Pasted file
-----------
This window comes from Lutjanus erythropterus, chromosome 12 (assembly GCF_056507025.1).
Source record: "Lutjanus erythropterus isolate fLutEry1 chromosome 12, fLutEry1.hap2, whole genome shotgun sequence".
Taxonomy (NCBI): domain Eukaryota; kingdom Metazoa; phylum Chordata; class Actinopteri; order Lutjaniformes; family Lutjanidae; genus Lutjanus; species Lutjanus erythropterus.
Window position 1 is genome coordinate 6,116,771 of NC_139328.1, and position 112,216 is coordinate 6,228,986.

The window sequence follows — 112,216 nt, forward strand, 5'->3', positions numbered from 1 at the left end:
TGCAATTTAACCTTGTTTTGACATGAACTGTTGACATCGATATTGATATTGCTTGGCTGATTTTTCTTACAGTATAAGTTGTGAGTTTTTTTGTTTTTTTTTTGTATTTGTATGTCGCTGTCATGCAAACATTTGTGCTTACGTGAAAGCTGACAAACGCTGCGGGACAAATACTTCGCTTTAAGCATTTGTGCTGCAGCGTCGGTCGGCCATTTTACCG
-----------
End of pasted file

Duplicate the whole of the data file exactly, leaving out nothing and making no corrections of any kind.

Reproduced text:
This window comes from Lutjanus erythropterus, chromosome 12 (assembly GCF_056507025.1).
Source record: "Lutjanus erythropterus isolate fLutEry1 chromosome 12, fLutEry1.hap2, whole genome shotgun sequence".
Taxonomy (NCBI): domain Eukaryota; kingdom Metazoa; phylum Chordata; class Actinopteri; order Lutjaniformes; family Lutjanidae; genus Lutjanus; species Lutjanus erythropterus.
Window position 1 is genome coordinate 6,116,771 of NC_139328.1, and position 112,216 is coordinate 6,228,986.

The window sequence follows — 112,216 nt, forward strand, 5'->3', positions numbered from 1 at the left end:
TGCAATTTAACCTTGTTTTGACATGAACTGTTGACATCGATATTGATATTGCTTGGCTGATTTTTCTTACAGTATAAGTTGTGAGTTTTTTTGTTTTTTTTTTGTATTTGTATGTCGCTGTCATGCAAACATTTGTGCTTACGTGAAAGCTGACAAACGCTGCGGGACAAATACTTCGCTTTAAGCATTTGTGCTGCAGCGTCGGTCGGCCATTTTACCG